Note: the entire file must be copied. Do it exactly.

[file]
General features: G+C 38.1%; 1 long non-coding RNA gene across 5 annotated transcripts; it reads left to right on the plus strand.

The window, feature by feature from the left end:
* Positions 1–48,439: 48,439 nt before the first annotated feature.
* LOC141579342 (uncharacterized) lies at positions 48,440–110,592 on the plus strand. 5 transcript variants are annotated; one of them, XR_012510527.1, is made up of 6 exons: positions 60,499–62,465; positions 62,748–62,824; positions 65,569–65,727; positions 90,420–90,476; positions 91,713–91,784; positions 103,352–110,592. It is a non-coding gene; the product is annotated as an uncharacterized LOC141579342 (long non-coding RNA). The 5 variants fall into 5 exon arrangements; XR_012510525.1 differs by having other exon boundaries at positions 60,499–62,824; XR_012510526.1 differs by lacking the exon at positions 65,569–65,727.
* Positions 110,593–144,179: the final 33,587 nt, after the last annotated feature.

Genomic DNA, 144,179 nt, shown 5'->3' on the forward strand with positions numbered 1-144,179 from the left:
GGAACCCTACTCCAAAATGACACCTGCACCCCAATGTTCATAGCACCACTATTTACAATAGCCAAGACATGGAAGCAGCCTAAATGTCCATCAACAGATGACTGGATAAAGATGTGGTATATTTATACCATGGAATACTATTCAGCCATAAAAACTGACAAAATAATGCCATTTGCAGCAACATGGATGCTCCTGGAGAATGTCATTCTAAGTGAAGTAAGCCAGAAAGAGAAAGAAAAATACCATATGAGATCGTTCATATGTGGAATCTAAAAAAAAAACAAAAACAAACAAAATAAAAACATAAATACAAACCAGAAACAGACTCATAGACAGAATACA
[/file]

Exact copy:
General features: G+C 38.1%; 1 long non-coding RNA gene across 5 annotated transcripts; it reads left to right on the plus strand.

The window, feature by feature from the left end:
* Positions 1–48,439: 48,439 nt before the first annotated feature.
* LOC141579342 (uncharacterized) lies at positions 48,440–110,592 on the plus strand. 5 transcript variants are annotated; one of them, XR_012510527.1, is made up of 6 exons: positions 60,499–62,465; positions 62,748–62,824; positions 65,569–65,727; positions 90,420–90,476; positions 91,713–91,784; positions 103,352–110,592. It is a non-coding gene; the product is annotated as an uncharacterized LOC141579342 (long non-coding RNA). The 5 variants fall into 5 exon arrangements; XR_012510525.1 differs by having other exon boundaries at positions 60,499–62,824; XR_012510526.1 differs by lacking the exon at positions 65,569–65,727.
* Positions 110,593–144,179: the final 33,587 nt, after the last annotated feature.

Genomic DNA, 144,179 nt, shown 5'->3' on the forward strand with positions numbered 1-144,179 from the left:
GGAACCCTACTCCAAAATGACACCTGCACCCCAATGTTCATAGCACCACTATTTACAATAGCCAAGACATGGAAGCAGCCTAAATGTCCATCAACAGATGACTGGATAAAGATGTGGTATATTTATACCATGGAATACTATTCAGCCATAAAAACTGACAAAATAATGCCATTTGCAGCAACATGGATGCTCCTGGAGAATGTCATTCTAAGTGAAGTAAGCCAGAAAGAGAAAGAAAAATACCATATGAGATCGTTCATATGTGGAATCTAAAAAAAAAACAAAAACAAACAAAATAAAAACATAAATACAAACCAGAAACAGACTCATAGACAGAATACA